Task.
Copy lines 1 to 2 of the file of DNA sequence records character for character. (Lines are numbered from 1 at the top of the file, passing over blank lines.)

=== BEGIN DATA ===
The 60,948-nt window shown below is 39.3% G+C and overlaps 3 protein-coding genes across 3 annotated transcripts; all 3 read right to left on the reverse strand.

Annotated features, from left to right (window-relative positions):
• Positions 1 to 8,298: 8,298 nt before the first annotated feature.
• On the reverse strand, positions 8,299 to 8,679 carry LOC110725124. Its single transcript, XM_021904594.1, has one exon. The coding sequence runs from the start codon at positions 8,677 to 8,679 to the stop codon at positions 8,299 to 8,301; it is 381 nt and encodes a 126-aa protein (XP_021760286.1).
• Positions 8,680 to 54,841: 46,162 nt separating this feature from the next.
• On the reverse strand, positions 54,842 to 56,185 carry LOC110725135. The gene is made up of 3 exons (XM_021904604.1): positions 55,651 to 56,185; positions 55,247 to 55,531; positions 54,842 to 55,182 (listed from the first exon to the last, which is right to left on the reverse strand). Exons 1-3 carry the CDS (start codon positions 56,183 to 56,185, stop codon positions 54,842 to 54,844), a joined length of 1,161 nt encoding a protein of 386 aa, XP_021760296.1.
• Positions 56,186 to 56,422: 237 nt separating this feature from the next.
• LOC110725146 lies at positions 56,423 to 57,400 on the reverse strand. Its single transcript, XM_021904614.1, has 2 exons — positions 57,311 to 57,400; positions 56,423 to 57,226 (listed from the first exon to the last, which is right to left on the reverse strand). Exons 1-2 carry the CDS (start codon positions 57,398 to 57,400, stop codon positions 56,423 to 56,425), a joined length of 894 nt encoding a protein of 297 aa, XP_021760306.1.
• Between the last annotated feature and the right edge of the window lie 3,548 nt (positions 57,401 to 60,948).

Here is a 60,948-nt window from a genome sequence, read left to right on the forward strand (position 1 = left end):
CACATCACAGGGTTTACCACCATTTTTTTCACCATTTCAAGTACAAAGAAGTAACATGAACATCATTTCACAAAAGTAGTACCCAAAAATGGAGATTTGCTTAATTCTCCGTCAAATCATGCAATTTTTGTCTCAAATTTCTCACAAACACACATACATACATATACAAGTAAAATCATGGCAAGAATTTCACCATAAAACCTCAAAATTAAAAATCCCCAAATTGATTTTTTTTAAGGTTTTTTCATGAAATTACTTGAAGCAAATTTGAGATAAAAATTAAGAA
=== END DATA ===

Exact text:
The 60,948-nt window shown below is 39.3% G+C and overlaps 3 protein-coding genes across 3 annotated transcripts; all 3 read right to left on the reverse strand.

Annotated features, from left to right (window-relative positions):